Equivalence As an Isomorphism upto Isomorphism
|Equivalence is a relationship between two objects in a similar way to equality and isomorphism but weaker and more general. So isomorphism is weaker than equality and equivalence is weaker (more general) still.|
|Given two mathematical objects 'C' and 'D' that we want to compare, we construct two morphisms between them 'F' and 'G' as shown in this diagram:|
|'F' and 'G' must be chosen such that, by applying them one after the other (composing them), we get back to somewhere isomorphic to where we started, That is:|
Equivalence and Subobjects
The concept of a subobject is related to the concept of equivalence.
|We can see this in set. If elements are equivalent to some elements and not to others then this partitions the set.|
We need to generalise this concept from sets to any category. So we need to externalise the diagram so we have arrows between whole objects.
|As a first step (but still in sets at this stage) we factor set 'A' through set 'B'.|
|Here I have externalised the diagram so that it is general to any category. The 'dimond' on the head of the arrow indicates that it is monic (never maps distinct objects to the same object).|
This diagram shows that equivalence is symmetric.
This diagram shows that equivalence is transative.
This diagram shows that equivalence is reflexive.
Equivalence and Natural Transformations
This raises some questions:
- What does it mean for two morphisms to be isomorphic?
- If isomorphic morphisms are applied to the same domain will the codomains be isomorphic?
|One way to define an isomorphism between two morphisms might be to have two natural transformations going each way between them. We will call these natural transformations α and β. That is raise the definitions up a layer.|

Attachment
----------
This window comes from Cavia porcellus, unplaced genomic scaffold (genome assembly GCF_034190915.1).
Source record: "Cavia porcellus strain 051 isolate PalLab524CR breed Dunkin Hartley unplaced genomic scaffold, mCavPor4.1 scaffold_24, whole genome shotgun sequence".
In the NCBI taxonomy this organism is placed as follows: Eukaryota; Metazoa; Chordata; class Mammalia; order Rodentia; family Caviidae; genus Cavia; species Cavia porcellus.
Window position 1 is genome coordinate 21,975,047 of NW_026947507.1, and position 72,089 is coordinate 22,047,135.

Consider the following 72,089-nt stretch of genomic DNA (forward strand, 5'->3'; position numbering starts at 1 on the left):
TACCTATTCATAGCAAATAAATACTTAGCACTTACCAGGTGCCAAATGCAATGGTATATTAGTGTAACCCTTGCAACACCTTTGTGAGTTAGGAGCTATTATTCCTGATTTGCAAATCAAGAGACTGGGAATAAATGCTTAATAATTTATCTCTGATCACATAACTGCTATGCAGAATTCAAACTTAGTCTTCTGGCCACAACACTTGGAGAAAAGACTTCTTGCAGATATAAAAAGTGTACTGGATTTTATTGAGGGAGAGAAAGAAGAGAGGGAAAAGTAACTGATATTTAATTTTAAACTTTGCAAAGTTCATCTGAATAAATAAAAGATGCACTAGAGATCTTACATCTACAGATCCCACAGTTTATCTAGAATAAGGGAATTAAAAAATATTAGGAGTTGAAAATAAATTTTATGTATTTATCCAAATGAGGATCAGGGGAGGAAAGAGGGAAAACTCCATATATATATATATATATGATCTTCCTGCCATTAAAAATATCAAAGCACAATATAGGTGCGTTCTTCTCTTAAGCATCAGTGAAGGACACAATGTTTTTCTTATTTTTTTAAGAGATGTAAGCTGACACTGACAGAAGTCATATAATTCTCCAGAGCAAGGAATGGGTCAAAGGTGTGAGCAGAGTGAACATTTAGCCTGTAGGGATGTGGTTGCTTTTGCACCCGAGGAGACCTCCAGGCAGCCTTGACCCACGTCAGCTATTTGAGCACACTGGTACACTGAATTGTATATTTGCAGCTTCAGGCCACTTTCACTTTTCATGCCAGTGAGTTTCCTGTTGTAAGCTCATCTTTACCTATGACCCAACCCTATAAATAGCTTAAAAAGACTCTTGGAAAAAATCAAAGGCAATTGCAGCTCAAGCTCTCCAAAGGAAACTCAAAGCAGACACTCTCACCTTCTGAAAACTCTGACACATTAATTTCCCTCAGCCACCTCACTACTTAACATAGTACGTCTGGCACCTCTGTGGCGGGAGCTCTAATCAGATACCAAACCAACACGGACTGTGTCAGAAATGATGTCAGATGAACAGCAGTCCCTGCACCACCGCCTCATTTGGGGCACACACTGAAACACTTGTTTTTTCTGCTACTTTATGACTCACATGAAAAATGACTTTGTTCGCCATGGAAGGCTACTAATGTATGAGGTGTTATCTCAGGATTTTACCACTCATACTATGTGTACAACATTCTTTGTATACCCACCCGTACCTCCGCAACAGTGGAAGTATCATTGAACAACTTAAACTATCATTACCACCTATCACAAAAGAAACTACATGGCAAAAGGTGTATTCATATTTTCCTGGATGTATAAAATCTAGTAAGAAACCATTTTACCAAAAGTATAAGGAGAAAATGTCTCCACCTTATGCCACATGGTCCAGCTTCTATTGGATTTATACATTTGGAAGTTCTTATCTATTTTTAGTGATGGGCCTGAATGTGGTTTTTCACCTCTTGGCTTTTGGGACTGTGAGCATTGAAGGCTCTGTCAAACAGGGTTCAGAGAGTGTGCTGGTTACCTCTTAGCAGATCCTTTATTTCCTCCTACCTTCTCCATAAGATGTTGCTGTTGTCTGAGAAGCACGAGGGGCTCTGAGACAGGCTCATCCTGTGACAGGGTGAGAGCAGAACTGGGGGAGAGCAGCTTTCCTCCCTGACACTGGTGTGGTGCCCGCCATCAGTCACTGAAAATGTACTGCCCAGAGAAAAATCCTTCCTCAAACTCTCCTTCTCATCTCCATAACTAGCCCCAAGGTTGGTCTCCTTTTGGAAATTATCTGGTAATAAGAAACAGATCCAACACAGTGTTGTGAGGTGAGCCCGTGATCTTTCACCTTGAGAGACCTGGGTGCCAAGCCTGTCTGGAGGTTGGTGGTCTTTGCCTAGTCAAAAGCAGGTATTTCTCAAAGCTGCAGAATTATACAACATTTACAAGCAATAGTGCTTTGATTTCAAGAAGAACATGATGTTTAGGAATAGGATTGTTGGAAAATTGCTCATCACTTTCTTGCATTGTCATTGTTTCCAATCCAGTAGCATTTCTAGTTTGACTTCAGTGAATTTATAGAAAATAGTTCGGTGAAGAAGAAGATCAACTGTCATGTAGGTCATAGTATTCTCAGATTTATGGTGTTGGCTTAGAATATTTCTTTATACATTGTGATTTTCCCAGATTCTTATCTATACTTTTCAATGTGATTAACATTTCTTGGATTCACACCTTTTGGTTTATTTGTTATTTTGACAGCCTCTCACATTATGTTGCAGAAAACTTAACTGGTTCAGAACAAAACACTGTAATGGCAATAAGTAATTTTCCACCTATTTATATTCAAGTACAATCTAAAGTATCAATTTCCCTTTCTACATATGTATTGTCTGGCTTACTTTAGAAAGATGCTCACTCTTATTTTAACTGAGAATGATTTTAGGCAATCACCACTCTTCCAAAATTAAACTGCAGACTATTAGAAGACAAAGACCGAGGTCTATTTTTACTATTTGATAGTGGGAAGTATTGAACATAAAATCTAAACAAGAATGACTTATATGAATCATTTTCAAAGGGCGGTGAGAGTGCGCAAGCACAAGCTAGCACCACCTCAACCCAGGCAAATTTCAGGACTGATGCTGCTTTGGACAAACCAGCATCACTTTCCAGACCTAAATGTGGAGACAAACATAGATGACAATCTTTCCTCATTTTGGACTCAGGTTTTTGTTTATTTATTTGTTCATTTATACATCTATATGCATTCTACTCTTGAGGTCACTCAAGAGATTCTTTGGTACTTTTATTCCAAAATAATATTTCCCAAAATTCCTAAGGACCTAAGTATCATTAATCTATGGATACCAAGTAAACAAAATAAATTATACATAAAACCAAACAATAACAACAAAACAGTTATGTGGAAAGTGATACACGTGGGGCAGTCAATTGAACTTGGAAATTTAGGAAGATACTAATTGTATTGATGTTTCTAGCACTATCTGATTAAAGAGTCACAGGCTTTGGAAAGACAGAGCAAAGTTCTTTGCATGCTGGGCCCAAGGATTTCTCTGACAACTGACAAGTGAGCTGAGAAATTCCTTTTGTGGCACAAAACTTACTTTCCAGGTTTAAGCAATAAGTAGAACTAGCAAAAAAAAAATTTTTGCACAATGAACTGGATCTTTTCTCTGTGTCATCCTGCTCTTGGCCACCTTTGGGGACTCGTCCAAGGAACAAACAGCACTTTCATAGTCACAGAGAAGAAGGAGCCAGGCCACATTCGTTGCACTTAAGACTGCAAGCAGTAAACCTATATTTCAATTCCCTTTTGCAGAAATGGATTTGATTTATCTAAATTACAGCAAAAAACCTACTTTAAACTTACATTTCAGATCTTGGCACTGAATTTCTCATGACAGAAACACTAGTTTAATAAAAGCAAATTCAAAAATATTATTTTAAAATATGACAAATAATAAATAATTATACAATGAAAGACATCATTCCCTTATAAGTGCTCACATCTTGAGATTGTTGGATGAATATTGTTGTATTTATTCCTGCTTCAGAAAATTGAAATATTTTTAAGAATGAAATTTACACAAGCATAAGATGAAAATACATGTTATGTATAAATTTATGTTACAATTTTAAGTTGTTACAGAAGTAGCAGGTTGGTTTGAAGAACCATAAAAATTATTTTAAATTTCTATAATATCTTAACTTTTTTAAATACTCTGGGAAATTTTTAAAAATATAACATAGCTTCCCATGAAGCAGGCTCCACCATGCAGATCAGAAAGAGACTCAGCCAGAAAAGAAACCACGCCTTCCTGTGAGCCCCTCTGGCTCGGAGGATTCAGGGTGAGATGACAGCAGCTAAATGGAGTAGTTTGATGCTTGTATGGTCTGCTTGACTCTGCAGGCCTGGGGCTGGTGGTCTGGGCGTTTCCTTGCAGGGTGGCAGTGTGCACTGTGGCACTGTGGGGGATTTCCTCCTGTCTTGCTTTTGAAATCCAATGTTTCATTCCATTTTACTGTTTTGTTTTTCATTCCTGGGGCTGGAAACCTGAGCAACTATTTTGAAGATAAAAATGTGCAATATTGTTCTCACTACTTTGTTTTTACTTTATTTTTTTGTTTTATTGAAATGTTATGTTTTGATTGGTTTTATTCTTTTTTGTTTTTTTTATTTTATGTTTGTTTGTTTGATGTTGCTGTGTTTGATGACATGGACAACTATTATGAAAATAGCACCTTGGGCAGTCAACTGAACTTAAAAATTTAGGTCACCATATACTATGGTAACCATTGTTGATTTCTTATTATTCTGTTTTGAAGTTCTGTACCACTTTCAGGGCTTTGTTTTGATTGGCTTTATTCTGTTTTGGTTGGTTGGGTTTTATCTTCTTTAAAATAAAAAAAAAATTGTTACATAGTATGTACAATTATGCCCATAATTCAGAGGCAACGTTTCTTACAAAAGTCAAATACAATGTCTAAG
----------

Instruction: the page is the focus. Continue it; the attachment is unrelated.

|and again for the other isomorphism. This time with natural transformations γ and δ.|
This gives 4 equalities:
- αβ = 1GF
- βα = 11c
- γδ = 1FG
- δγ = 11d
So we start with 1 equivalence, this is defined by 2 isomorphisms, these are defined by 4 equalities.
Better explanation of equivalence on this site.
Sets are don't have duplicate elements, so two different enlements of the same set can't be equal to each other. However we can add an equivalence relation to a set.
Here we have a set with 4 elements: A,B,C and D. Suppose we have the following equivalences:
|This is a bit like sets within a set, but where the outside set can 'see' the inside elements.|
|There is also a more categorical approach to this. We could look at the external properties rather than the internal properties. We could construct a morphism to the equivalence classes.|
|We can't construct an inverse to the above morphism (So there is not an isomorphism between these two sets). However we can map back to a set of equivalent values.|
The above argument is not quite correct because an equivalence should map back to somewhere isomorphic to the starting point, not equivalent, so its not a proof of the categorical definition of equivalence.
|Imagine a group whose structure we will show as a permutation. We will permute 4 elements with two possible permutations (one shown in blue and one in red like this) like this:|
|The category 'C' essentially represents the same group as 'D' (that is Z2) so, from the point of view of category theory they are equivalent. That is they have the same behavior. However they are not isomorphic because they have a different number of elements.|
|The mapping 'F' of the elements from C to D is many (2) to one so when defining the inverse mapping 'G' we have to choose what elements we map back to like this:|
So the round trip GF gives us a copy of C in D.
Equivalence As a Division
If we take function composition as being like multiplication, then the inverse function is like division, and this example does seem to divide C up into parts that are copies of each other.